How Retailers Can Help
Retailers can take several steps to prevent their customers from becoming sick from bags or bottles they purchase at their stores. They can make sure reusable totes and bottles have hygiene instructions printed directly on them. Select bags could be printed with the words “meat” or “produce” to help people keep track of which products go where.
“The best place to put messages about how to avoid foodborne illness is on the bag or bottle, but supermarkets could also print out a short list of do’s and don’ts to have cashiers slip into shoppers’ bags as they check out,” Wisner said. “A brief, simple educational campaign complete with printed totes, maintenance checklist and at-the-checkout signage would do the trick.”
In support of such a campaign, supermarkets should have reusable bags and bottles displayed near the checkout. A meat manager or other store employee could also hold in-store reusable container maintenance demonstrations to further educate shoppers, he added.
“I certainly think exposing customers to any news that could be perceived as harmful or dangerous to their well-being could cause them to change their shopping patterns or habits,” said Eric Anderson, executive vice president and chief marketing officer at Findlay, Ohio-based Fresh Encounter. “Rather than trying to educate consumers on the benefits or dangers associated with the use of reusable totes post purchase, tagging totes with proper care instructions addresses many of those issues at the time of purchase.”
Tim Cummiskey, grocery manager for Highland Park Market, an upscale supermarket chain based in Glastonbury, Conn., agrees.
“Our baggers have been trained to bag meats, cleaning products, produce and other products separately to avoid cross-contamination, so we are doing our part to keep our customers safe,” he said, adding that retailers can only do so much.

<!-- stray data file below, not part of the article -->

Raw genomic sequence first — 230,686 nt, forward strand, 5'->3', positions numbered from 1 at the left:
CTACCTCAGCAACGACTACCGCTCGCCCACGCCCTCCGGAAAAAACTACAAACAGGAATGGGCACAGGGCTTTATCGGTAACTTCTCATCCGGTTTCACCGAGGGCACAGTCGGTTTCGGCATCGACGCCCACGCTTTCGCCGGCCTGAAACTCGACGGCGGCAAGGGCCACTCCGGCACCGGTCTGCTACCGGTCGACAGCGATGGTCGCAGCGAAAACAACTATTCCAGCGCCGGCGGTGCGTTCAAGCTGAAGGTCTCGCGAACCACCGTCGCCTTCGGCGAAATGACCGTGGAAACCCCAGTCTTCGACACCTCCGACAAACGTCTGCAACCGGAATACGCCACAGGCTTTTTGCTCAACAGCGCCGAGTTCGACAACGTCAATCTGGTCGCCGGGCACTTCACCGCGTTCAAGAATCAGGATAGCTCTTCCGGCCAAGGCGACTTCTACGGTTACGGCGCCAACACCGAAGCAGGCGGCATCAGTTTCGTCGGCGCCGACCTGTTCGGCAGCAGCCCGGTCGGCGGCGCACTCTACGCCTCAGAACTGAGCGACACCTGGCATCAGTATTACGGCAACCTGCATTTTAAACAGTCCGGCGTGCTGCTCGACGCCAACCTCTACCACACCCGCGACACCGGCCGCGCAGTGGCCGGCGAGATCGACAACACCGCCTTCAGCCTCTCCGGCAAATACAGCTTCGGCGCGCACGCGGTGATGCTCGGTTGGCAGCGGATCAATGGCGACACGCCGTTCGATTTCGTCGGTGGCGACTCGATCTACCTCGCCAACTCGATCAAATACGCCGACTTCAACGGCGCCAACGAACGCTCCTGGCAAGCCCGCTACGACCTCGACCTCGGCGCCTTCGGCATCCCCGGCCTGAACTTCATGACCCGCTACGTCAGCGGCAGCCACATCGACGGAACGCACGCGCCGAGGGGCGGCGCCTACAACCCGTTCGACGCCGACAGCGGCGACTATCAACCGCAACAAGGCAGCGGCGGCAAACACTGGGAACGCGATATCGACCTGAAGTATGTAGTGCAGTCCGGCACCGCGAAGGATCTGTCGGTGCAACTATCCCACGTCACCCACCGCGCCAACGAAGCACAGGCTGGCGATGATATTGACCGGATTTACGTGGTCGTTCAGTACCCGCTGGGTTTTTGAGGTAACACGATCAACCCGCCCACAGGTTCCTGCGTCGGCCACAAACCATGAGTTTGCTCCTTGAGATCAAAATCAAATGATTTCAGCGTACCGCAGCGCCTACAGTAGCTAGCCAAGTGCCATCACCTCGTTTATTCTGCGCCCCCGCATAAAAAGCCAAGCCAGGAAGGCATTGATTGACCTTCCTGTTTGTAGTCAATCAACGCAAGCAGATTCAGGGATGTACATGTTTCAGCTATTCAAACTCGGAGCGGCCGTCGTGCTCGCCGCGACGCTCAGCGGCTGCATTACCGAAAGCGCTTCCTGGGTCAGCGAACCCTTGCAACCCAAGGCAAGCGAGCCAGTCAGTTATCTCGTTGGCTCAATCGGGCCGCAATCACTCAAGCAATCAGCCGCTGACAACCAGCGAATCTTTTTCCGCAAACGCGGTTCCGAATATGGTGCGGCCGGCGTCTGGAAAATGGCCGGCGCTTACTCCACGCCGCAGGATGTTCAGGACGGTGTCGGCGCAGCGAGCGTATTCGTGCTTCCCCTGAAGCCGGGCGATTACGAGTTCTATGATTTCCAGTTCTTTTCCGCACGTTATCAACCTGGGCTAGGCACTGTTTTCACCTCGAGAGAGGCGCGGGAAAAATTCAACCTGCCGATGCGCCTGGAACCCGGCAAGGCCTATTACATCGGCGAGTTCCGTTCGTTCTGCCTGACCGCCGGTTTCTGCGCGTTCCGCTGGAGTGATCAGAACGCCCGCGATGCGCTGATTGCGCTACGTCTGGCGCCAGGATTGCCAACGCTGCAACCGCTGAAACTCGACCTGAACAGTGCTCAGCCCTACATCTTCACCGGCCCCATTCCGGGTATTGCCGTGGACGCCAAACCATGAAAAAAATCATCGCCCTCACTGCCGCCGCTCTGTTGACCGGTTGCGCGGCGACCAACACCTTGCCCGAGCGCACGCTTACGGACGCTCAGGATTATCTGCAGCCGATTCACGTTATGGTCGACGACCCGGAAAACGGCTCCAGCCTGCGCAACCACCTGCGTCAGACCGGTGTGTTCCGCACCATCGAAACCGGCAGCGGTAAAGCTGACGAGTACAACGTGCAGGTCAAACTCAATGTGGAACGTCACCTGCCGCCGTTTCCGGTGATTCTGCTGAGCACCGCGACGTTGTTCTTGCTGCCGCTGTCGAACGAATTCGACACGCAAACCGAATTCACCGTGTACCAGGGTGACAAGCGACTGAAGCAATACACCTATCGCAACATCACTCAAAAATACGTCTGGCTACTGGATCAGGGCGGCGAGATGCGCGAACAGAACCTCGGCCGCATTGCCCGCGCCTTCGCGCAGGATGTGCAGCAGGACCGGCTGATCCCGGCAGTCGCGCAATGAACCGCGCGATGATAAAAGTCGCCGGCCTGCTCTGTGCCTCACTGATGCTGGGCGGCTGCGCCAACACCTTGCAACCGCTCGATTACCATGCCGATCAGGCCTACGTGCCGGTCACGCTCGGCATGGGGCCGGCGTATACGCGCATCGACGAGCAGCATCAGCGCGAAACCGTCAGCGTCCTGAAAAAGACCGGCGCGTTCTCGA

“We can’t tell which bags were used for what products the last time they were here,” he said. “That is up to the shopper to keep track of and they have to keep up with regular sanitizing schedules too.”
Sidebar: Prohibiting Plastic
Consumers throughout the country have readily adopted reusable bags and bottles over disposable plastics. But in some states, usage of fabric totes and multi-use metal drinkware may no longer be voluntary, thanks to new laws forbidding select single-use containers.
“We’re at a point where more communities are banning single-use plastic bags and bottles altogether,” said Jim Wisner, president of Wisner Marketing Group, Libertyville, Ill. “So it’s time for retailers to take a leadership role when it comes to distributing these items and helping people make the transition by educating them on the benefits, safety and environmental benefits.”
On Jan. 1, the city of Concord, Mass., began honoring a new law that bans single-serve bottles of water. The law was prompted by one environmentally conscious local woman and eventually adopted by officials as a citywide ordinance.
Also in January, three of the four major Hawaiian islands — Hawaii, Maui and Kauai — adopted a regulation that outlaws single-use plastic bags. Retailers have one year to discontinue their use of plastic bags, after which time customers will need to request a bag, for a small fee.
Local government issued several helpful suggestions regarding reusable bag use, including regular cleaning.
“Consumers should be able to figure these things out on their own, but it doesn’t hurt to help them along with a few pointers every now and then,” said Tim Cummiskey, grocery manager of Highland Park Market, Glastonbury, Conn.